2. The complete redevelopment of the historic Royal Palm Place shopping plaza (home of the Saturday farmers’ market) with four 14-story apartment buildings, townhomes, retail space and new parking facilities.  Planning permission is currently being sought to build two of the towers.
  3. Three nine-story condos at 475 E. Royal Palm, overlooking East Palmetto Park Road and the Boca Resort golf course.
  4. A nine-story assisted living facility at 375 E. Royal Palm, between 327 (currently under construction) and the proposed 475 Royal Palm condos.
  5. A seven-story condo on the corner of Palmetto and A1A (already approved).
  6. A nine-story 50,000 square foot office building at 26 SE 3rd Street, just off Federal.
  7. Camino Square residential and retail on the old Winn Dixie site at 171 W. Camino: two eight-story apartment buildings plus 35,000 sq. feet of commercial development on nine acres, with no road improvements planned.
  8. Ongoing development in NW Boca.
  9. Redevelopment of the NW 20th Street corridor.
  10. University Village, a proposed development off of Spanish River Road with a single entry and exit point.

And who knows how many more projects are percolating in the developers’ fertile minds? Just look around. There are plenty of single story properties in Boca that are potential targets for redevelopment. 

Boca’s urban cheerleaders tout these projects as representing progress, a booming economy and the inherent attractiveness of our City. But these proposed developments should raise red flags, for the simple reason that they ignore the demands they will put on our roads; our emergency services; our water, sewer and storm drain capacity; and our schools.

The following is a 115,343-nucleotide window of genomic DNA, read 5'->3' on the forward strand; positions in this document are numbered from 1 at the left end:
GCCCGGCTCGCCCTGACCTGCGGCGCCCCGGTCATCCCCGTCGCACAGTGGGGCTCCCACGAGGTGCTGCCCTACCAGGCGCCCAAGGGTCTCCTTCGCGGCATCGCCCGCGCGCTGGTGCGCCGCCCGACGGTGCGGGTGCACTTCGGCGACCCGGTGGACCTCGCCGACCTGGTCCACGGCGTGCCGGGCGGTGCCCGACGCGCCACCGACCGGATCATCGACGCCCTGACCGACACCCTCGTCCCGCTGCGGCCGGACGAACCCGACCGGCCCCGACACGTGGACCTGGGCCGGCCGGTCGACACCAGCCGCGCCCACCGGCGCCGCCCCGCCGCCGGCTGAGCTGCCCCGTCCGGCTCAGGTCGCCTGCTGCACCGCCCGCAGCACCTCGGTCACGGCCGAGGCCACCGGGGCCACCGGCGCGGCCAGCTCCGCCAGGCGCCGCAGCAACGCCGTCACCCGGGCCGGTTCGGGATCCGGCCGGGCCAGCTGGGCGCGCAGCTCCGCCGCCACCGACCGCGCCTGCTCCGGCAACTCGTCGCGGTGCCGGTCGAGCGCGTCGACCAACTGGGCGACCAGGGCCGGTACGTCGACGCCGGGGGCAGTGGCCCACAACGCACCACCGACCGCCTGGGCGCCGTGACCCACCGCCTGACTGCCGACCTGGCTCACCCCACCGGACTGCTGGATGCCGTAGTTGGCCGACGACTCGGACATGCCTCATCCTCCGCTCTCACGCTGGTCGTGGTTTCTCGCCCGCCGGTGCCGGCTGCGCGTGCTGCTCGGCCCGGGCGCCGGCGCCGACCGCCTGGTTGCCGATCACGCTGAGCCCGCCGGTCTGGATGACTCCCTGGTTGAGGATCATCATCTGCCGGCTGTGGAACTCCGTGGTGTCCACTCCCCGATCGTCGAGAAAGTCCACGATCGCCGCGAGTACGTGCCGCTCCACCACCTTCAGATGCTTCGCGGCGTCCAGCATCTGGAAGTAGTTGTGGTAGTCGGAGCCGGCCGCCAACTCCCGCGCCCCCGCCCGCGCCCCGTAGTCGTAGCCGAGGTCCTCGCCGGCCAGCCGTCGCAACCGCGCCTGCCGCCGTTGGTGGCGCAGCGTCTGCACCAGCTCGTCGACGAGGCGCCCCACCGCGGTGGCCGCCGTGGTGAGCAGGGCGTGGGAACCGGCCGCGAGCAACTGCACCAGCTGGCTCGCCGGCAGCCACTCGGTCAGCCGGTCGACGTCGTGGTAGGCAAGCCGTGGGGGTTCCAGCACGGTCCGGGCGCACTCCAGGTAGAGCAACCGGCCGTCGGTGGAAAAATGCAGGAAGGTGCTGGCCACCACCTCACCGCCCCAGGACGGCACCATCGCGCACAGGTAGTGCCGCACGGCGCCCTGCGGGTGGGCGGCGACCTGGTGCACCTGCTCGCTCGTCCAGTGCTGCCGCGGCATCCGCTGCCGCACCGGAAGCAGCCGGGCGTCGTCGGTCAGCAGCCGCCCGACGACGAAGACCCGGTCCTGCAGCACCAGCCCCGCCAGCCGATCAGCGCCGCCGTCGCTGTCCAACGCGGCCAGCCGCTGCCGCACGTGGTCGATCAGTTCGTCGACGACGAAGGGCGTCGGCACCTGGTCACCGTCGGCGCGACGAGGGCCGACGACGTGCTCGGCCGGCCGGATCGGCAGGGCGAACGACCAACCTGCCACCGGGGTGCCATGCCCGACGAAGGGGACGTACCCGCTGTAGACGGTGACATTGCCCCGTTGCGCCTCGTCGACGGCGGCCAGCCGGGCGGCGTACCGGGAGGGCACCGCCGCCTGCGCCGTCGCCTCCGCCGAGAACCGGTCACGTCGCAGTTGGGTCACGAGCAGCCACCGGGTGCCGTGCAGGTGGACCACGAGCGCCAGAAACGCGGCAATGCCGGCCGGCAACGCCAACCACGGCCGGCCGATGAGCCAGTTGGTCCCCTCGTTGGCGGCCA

You don’t have to be Malthus to understand that if you increase the population of Boca Raton by thousands of residents, you will be placing demands on our infrastructure.  We will need better roads, more fire stations, increased emergency services, better healthcare facilities, better storm drainage, and enhanced water treatment facilities. We already need to do something about Boca’s overcrowded schools.  We will need to be better prepared for natural disasters such as Hurricane Irma. And we will need to find affordable housing for our new policemen, firemen, healthcare providers, service industry employees, schoolteachers, etc.  Where will they live? In Pompano?

Putting it kindly, the building boom in Boca of the past eight years is the result of an arrogant and myopic attitude on the part of our elected officials:  “Build it, they will come, and we will address any adverse consequences later.”  

Why not address the consequences of over-development in Boca Raton first? 

Many years ago, when our City fathers actually engaged in an attempt at urban planning and drafted Ordinance 4035, specific infrastructure improvements (nine pages of them) were required before downtown development could proceed.  While the speed and scope of development in Boca may no longer make such a proscriptive process feasible, there are other ways to insure that infrastructure concerns are a prerequisite to any development decisions. 

The simplest—and most obvious—would be to impose a moratorium on major new development projects until the City has certified that our infrastructure is adequate to handle the impact to our community. The politics of Boca is changing, but it has not changed enough to support an approach that the developers and their lawyers would consider draconian.  We may get to that point, but not yet.

A more practical solution would be a better consultation process prior to the approval of any major new development project. 

The 1969 Federal Environmental Policy Act is a good example.  It requires the preparation of a comprehensive environmental impact statement prior to the initiation of any major project requiring Federal government approval.  How about a Community Impact Statement prior to approval of major development projects in Boca Raton? Such an assessment could be required from any developer seeking City Council approval and would include impact on traffic, parking, core infrastructure capacity, demands on city services, schools, etc. The developer could also include benefits such as jobs, increased tax revenues, scenic enhancement, etc. Most importantly, the developer’s creative team could provide suggestions as to how they or the City might address any quality of life concerns raised by the assessment. Why not get developers involved in helping solve the problems they create?